First, appellant argues that the facts do not support the court’s finding that the children were endangered in appellant’s care, and thus that no change in circumstance occurred to permit a change in custody. We disagree. The concept of endangerment is “unusually imprecise,” Ross v. Ross, 477 N.W.2d 753, 756 (Minn. App. 1991), but the danger may be purely to emotional development. See Eckman v. Eckman, 410 N.W.2d 385, 389 (Minn. App. 1987) (upholding sufficiency of evidence for modification based on child’s isolation in father’s home and preference for mother). Also, consistent denial of visitation with the noncustodial parent can harm a child and impair a child’s emotional development. Clark v. Bullard, 396 N.W.2d 41, 45 (Minn. App. 1986); Meier v. Connelly, 378 N.W.2d 812, 817-18 (Minn. App. 1985).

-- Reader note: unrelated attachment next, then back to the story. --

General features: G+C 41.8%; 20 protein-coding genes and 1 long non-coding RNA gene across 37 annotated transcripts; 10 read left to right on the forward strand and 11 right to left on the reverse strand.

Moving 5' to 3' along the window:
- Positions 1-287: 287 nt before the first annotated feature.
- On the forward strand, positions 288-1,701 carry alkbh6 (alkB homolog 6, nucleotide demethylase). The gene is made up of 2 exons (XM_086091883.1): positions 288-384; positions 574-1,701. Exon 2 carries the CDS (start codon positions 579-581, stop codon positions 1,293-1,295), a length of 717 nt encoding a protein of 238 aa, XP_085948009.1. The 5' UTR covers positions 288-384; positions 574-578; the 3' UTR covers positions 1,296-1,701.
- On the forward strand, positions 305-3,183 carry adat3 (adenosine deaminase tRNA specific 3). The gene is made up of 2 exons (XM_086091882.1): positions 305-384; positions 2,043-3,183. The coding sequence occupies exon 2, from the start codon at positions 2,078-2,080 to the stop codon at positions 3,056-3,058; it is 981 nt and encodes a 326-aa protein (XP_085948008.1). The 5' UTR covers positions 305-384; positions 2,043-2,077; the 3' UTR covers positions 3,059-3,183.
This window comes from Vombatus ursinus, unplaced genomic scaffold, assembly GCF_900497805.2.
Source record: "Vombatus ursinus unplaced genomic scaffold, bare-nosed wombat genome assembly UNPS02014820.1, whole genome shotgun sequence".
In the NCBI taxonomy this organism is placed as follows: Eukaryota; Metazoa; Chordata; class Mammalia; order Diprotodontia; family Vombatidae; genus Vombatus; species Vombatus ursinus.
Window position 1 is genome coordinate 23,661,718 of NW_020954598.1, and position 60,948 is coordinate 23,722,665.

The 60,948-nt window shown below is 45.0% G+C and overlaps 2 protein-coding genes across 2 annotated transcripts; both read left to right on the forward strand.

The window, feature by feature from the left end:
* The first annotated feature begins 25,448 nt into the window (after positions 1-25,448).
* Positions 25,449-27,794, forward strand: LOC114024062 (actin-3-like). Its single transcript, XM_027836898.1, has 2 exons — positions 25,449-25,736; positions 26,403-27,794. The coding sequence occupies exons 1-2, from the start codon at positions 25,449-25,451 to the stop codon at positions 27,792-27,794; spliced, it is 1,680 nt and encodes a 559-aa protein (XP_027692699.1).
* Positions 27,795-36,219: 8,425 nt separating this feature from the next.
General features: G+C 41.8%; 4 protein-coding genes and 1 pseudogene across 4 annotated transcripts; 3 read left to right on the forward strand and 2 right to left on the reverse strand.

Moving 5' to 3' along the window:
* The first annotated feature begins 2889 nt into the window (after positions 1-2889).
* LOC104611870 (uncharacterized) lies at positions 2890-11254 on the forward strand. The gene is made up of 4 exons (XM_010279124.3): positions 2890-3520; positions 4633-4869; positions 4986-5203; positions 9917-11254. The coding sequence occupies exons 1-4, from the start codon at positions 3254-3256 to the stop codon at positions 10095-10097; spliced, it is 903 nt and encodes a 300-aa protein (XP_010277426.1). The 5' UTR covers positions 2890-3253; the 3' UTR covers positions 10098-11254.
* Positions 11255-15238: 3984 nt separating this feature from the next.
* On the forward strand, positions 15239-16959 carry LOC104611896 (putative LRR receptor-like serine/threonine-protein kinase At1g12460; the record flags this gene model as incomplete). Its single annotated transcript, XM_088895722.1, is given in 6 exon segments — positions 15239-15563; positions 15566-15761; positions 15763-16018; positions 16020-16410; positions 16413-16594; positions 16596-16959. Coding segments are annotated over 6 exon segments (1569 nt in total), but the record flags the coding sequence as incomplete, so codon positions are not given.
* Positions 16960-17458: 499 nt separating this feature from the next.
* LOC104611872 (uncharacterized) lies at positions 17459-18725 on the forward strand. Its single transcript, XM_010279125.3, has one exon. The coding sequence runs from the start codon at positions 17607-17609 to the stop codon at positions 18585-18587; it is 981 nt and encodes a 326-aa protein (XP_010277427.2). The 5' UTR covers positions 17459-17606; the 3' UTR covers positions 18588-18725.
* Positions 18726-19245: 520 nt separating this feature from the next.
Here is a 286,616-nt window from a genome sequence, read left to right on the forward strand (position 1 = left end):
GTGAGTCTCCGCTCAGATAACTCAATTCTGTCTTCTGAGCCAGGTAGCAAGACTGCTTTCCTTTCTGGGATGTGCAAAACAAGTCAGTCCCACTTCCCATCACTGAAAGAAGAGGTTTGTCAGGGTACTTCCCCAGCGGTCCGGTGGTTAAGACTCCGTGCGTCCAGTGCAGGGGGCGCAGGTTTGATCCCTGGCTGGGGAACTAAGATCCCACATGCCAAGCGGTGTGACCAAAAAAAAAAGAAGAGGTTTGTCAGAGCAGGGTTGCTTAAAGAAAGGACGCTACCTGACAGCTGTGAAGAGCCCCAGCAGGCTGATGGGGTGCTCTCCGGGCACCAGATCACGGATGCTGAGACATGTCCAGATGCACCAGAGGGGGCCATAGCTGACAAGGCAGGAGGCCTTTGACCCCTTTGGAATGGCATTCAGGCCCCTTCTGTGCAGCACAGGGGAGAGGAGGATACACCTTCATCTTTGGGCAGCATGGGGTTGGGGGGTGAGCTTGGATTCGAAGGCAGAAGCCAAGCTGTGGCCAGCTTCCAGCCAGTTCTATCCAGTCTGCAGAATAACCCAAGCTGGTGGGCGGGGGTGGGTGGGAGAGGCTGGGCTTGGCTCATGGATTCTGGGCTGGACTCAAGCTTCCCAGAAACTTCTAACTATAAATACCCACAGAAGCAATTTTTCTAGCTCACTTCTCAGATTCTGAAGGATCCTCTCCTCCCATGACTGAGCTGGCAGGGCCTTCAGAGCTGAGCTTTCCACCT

Here, the district court found, and the record supports, that appellant engaged in a consistent pattern of denying respondent visitation and that the conflict occurring at the visitation exchanges endangered the children’s emotional health. Moreover, the record contains evidence that the environment in appellant and his wife’s home was harmful to the children’s emotional development. For example, appellant and his wife degraded the children’s mother in the children’s presence, appellant’s wife told J.K.’s teacher to humiliate J.K. to encourage better behavior, and appellant and his wife neglected J.K.’s hygiene by sending him to school several days in a row with pants smelling of urine. In addition, the record shows that appellant and his wife took the children to the doctor before and after visitation with the mother, indicating to the children that they were not safe with their mother. Because the record contains ample evidence in support of the district court’s finding of endangerment based both upon endangerment to the children’s emotional health and impairment of the children’s emotional development, we conclude the district court did not abuse its discretion by finding endangerment.